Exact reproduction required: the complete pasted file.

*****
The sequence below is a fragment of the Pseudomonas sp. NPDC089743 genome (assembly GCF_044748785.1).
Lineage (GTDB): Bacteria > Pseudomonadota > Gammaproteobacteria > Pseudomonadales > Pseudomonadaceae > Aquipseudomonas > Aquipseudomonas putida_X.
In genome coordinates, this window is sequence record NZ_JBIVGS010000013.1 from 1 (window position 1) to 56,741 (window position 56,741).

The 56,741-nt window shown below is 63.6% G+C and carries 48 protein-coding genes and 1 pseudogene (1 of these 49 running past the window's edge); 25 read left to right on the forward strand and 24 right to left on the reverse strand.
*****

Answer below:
The sequence below is a fragment of the Pseudomonas sp. NPDC089743 genome (assembly GCF_044748785.1).
Lineage (GTDB): Bacteria > Pseudomonadota > Gammaproteobacteria > Pseudomonadales > Pseudomonadaceae > Aquipseudomonas > Aquipseudomonas putida_X.
In genome coordinates, this window is sequence record NZ_JBIVGS010000013.1 from 1 (window position 1) to 56,741 (window position 56,741).

The 56,741-nt window shown below is 63.6% G+C and carries 48 protein-coding genes and 1 pseudogene (1 of these 49 running past the window's edge); 25 read left to right on the forward strand and 24 right to left on the reverse strand.